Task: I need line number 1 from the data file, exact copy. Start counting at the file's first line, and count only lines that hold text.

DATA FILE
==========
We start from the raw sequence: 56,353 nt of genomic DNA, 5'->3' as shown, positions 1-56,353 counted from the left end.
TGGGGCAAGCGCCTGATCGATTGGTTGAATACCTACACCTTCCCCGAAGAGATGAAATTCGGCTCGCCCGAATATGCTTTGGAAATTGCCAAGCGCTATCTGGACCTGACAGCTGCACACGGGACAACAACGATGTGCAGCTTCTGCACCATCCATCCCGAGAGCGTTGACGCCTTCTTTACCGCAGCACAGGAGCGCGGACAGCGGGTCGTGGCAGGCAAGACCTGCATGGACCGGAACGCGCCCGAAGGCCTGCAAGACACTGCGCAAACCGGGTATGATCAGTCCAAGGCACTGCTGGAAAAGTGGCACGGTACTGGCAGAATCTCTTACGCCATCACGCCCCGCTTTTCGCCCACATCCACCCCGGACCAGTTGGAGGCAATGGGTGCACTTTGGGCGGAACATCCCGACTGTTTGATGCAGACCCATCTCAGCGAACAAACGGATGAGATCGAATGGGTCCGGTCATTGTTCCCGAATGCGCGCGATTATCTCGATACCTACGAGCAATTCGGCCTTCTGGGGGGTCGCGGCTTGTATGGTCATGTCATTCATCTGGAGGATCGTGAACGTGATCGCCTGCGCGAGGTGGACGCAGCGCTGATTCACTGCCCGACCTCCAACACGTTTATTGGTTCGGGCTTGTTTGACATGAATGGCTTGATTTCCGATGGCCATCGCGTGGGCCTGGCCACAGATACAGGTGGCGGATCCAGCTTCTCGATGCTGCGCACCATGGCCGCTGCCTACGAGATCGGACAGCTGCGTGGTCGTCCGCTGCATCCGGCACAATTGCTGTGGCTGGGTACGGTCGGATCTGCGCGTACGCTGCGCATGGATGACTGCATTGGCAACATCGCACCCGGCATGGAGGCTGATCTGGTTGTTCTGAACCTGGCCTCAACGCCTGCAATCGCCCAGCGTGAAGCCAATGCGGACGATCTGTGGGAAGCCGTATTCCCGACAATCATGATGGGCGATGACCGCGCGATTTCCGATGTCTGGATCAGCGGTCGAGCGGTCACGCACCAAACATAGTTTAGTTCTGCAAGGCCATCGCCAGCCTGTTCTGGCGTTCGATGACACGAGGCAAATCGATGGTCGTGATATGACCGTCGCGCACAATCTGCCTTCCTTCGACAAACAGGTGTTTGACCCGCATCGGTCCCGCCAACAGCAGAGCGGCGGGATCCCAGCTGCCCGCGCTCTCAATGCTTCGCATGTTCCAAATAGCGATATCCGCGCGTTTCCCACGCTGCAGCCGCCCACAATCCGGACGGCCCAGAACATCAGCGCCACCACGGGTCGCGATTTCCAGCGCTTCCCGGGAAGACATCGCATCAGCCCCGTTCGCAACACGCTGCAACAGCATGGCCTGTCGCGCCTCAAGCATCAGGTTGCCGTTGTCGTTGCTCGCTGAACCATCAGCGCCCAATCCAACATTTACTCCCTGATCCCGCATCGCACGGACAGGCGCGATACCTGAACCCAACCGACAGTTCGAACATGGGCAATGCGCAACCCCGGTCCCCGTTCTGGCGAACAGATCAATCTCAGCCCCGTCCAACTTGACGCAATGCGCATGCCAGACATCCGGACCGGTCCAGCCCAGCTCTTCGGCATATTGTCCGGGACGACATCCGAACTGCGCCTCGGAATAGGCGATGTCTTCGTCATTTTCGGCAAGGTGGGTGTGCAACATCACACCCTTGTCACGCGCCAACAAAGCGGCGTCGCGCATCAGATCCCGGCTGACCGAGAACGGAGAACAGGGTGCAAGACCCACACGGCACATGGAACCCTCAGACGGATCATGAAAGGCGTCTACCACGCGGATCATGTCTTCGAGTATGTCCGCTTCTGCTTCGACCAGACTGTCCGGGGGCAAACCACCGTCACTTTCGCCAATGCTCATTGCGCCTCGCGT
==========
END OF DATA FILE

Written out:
We start from the raw sequence: 56,353 nt of genomic DNA, 5'->3' as shown, positions 1-56,353 counted from the left end.